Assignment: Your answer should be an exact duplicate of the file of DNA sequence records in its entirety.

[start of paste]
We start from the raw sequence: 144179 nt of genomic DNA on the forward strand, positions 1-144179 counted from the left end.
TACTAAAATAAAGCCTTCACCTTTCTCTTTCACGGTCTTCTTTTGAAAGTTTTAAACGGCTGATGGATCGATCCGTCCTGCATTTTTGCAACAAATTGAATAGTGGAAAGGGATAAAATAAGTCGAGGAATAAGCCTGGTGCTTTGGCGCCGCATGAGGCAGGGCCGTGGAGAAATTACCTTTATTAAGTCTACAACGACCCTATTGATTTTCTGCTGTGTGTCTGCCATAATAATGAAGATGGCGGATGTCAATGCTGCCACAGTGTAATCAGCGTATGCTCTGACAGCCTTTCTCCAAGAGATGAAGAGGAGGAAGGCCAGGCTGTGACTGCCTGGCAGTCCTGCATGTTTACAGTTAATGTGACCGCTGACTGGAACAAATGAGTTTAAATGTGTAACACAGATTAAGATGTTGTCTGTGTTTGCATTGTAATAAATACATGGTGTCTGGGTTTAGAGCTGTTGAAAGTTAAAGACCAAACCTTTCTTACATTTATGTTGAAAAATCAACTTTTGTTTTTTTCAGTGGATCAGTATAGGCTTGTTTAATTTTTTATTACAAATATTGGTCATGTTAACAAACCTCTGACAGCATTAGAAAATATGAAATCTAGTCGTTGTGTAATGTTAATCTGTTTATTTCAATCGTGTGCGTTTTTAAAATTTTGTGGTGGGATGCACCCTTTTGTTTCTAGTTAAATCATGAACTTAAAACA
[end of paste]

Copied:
We start from the raw sequence: 144179 nt of genomic DNA on the forward strand, positions 1-144179 counted from the left end.
TACTAAAATAAAGCCTTCACCTTTCTCTTTCACGGTCTTCTTTTGAAAGTTTTAAACGGCTGATGGATCGATCCGTCCTGCATTTTTGCAACAAATTGAATAGTGGAAAGGGATAAAATAAGTCGAGGAATAAGCCTGGTGCTTTGGCGCCGCATGAGGCAGGGCCGTGGAGAAATTACCTTTATTAAGTCTACAACGACCCTATTGATTTTCTGCTGTGTGTCTGCCATAATAATGAAGATGGCGGATGTCAATGCTGCCACAGTGTAATCAGCGTATGCTCTGACAGCCTTTCTCCAAGAGATGAAGAGGAGGAAGGCCAGGCTGTGACTGCCTGGCAGTCCTGCATGTTTACAGTTAATGTGACCGCTGACTGGAACAAATGAGTTTAAATGTGTAACACAGATTAAGATGTTGTCTGTGTTTGCATTGTAATAAATACATGGTGTCTGGGTTTAGAGCTGTTGAAAGTTAAAGACCAAACCTTTCTTACATTTATGTTGAAAAATCAACTTTTGTTTTTTTCAGTGGATCAGTATAGGCTTGTTTAATTTTTTATTACAAATATTGGTCATGTTAACAAACCTCTGACAGCATTAGAAAATATGAAATCTAGTCGTTGTGTAATGTTAATCTGTTTATTTCAATCGTGTGCGTTTTTAAAATTTTGTGGTGGGATGCACCCTTTTGTTTCTAGTTAAATCATGAACTTAAAACA